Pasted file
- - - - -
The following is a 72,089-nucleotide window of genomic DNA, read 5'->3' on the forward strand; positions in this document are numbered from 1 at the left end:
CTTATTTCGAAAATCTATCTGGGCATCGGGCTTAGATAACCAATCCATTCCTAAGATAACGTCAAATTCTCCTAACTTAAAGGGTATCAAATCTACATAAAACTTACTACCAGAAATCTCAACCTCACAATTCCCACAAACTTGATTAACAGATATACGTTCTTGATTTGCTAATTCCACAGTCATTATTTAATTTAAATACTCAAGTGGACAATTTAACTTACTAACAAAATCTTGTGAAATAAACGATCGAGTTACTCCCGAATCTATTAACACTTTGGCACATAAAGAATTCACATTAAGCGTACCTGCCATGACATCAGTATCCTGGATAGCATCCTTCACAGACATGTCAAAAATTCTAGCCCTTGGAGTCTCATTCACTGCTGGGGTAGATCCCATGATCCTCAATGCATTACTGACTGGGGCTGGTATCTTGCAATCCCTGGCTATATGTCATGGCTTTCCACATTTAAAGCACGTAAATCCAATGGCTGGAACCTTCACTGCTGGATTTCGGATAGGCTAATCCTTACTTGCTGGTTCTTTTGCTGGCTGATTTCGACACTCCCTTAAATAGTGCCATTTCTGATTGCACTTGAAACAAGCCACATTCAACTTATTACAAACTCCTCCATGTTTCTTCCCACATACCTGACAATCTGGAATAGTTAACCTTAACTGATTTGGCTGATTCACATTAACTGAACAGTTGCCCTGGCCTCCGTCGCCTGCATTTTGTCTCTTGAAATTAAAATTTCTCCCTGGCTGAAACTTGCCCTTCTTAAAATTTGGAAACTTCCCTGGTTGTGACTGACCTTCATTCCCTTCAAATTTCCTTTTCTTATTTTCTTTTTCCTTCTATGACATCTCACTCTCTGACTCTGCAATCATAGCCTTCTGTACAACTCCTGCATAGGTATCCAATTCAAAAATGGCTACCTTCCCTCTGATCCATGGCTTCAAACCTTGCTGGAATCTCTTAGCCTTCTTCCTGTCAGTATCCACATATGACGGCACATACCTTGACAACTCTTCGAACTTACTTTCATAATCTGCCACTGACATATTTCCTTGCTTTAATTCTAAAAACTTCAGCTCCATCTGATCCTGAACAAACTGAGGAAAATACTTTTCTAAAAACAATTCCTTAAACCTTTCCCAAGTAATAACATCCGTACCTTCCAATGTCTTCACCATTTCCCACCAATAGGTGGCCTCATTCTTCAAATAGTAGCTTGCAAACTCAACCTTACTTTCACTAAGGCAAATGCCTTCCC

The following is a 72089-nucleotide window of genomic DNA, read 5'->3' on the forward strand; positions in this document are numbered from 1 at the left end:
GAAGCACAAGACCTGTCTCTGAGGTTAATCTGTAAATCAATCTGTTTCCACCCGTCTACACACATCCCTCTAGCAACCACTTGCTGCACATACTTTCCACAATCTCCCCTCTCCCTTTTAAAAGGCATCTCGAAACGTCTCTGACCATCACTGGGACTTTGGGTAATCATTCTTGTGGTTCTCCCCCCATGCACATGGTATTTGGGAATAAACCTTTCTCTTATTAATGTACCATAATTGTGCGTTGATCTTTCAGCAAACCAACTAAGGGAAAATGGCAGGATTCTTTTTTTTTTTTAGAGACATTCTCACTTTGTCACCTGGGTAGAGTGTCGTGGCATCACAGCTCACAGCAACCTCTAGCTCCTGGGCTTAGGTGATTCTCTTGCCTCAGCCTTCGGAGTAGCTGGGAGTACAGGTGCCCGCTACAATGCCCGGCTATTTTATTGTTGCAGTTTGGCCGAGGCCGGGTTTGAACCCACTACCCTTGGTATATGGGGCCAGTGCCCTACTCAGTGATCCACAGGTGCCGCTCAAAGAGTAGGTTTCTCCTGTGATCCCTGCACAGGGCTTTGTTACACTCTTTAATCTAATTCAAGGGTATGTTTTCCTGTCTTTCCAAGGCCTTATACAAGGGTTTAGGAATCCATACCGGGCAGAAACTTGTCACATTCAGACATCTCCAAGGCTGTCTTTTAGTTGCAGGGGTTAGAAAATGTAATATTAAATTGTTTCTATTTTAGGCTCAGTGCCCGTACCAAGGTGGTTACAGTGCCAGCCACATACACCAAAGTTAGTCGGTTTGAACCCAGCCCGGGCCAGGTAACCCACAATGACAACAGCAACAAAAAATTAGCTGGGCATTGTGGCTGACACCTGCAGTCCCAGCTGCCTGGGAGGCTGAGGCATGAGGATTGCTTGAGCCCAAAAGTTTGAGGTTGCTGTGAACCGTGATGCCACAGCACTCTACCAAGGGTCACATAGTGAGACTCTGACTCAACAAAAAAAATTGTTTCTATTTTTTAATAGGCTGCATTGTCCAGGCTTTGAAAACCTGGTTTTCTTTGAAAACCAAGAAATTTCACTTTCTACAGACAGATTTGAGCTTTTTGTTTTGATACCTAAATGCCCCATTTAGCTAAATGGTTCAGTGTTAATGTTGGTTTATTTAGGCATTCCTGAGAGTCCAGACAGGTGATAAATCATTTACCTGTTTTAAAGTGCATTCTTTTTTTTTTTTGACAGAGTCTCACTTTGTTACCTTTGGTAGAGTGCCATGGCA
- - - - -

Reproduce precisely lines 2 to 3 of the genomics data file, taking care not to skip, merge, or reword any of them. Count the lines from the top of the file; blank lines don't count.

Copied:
CTTATTTCGAAAATCTATCTGGGCATCGGGCTTAGATAACCAATCCATTCCTAAGATAACGTCAAATTCTCCTAACTTAAAGGGTATCAAATCTACATAAAACTTACTACCAGAAATCTCAACCTCACAATTCCCACAAACTTGATTAACAGATATACGTTCTTGATTTGCTAATTCCACAGTCATTATTTAATTTAAATACTCAAGTGGACAATTTAACTTACTAACAAAATCTTGTGAAATAAACGATCGAGTTACTCCCGAATCTATTAACACTTTGGCACATAAAGAATTCACATTAAGCGTACCTGCCATGACATCAGTATCCTGGATAGCATCCTTCACAGACATGTCAAAAATTCTAGCCCTTGGAGTCTCATTCACTGCTGGGGTAGATCCCATGATCCTCAATGCATTACTGACTGGGGCTGGTATCTTGCAATCCCTGGCTATATGTCATGGCTTTCCACATTTAAAGCACGTAAATCCAATGGCTGGAACCTTCACTGCTGGATTTCGGATAGGCTAATCCTTACTTGCTGGTTCTTTTGCTGGCTGATTTCGACACTCCCTTAAATAGTGCCATTTCTGATTGCACTTGAAACAAGCCACATTCAACTTATTACAAACTCCTCCATGTTTCTTCCCACATACCTGACAATCTGGAATAGTTAACCTTAACTGATTTGGCTGATTCACATTAACTGAACAGTTGCCCTGGCCTCCGTCGCCTGCATTTTGTCTCTTGAAATTAAAATTTCTCCCTGGCTGAAACTTGCCCTTCTTAAAATTTGGAAACTTCCCTGGTTGTGACTGACCTTCATTCCCTTCAAATTTCCTTTTCTTATTTTCTTTTTCCTTCTATGACATCTCACTCTCTGACTCTGCAATCATAGCCTTCTGTACAACTCCTGCATAGGTATCCAATTCAAAAATGGCTACCTTCCCTCTGATCCATGGCTTCAAACCTTGCTGGAATCTCTTAGCCTTCTTCCTGTCAGTATCCACATATGACGGCACATACCTTGACAACTCTTCGAACTTACTTTCATAATCTGCCACTGACATATTTCCTTGCTTTAATTCTAAAAACTTCAGCTCCATCTGATCCTGAACAAACTGAGGAAAATACTTTTCTAAAAACAATTCCTTAAACCTTTCCCAAGTAATAACATCCGTACCTTCCAATGTCTTCACCATTTCCCACCAATAGGTGGCCTCATTCTTCAAATAGTAGCTTGCAAACTCAACCTTACTTTCACTAAGGCAAATGCCTTCCC

The following is a 72089-nucleotide window of genomic DNA, read 5'->3' on the forward strand; positions in this document are numbered from 1 at the left end: